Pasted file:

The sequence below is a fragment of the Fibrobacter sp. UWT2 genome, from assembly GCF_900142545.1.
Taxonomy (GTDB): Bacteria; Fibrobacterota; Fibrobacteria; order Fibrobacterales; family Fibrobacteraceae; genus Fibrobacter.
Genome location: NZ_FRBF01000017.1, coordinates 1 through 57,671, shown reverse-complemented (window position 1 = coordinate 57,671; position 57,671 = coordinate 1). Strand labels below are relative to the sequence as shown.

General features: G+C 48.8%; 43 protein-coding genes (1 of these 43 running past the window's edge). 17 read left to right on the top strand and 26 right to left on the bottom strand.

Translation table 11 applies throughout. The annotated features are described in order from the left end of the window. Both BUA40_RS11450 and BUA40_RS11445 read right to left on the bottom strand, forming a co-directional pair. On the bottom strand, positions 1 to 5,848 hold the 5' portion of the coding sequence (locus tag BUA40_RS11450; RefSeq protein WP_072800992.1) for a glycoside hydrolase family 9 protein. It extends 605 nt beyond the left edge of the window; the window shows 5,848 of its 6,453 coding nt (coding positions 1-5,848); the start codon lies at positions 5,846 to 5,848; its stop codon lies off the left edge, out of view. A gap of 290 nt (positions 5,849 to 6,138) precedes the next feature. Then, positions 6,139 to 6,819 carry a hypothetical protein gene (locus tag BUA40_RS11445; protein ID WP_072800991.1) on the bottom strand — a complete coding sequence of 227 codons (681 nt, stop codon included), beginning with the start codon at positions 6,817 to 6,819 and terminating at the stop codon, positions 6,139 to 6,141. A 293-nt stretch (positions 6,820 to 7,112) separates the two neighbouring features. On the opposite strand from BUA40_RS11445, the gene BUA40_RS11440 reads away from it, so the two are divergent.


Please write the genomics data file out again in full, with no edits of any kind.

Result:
The sequence below is a fragment of the Fibrobacter sp. UWT2 genome, from assembly GCF_900142545.1.
Taxonomy (GTDB): Bacteria; Fibrobacterota; Fibrobacteria; order Fibrobacterales; family Fibrobacteraceae; genus Fibrobacter.
Genome location: NZ_FRBF01000017.1, coordinates 1 through 57,671, shown reverse-complemented (window position 1 = coordinate 57,671; position 57,671 = coordinate 1). Strand labels below are relative to the sequence as shown.

General features: G+C 48.8%; 43 protein-coding genes (1 of these 43 running past the window's edge). 17 read left to right on the top strand and 26 right to left on the bottom strand.

Translation table 11 applies throughout. The annotated features are described in order from the left end of the window. Both BUA40_RS11450 and BUA40_RS11445 read right to left on the bottom strand, forming a co-directional pair. On the bottom strand, positions 1 to 5,848 hold the 5' portion of the coding sequence (locus tag BUA40_RS11450; RefSeq protein WP_072800992.1) for a glycoside hydrolase family 9 protein. It extends 605 nt beyond the left edge of the window; the window shows 5,848 of its 6,453 coding nt (coding positions 1-5,848); the start codon lies at positions 5,846 to 5,848; its stop codon lies off the left edge, out of view. A gap of 290 nt (positions 5,849 to 6,138) precedes the next feature. Then, positions 6,139 to 6,819 carry a hypothetical protein gene (locus tag BUA40_RS11445; protein ID WP_072800991.1) on the bottom strand — a complete coding sequence of 227 codons (681 nt, stop codon included), beginning with the start codon at positions 6,817 to 6,819 and terminating at the stop codon, positions 6,139 to 6,141. A 293-nt stretch (positions 6,820 to 7,112) separates the two neighbouring features. On the opposite strand from BUA40_RS11445, the gene BUA40_RS11440 reads away from it, so the two are divergent.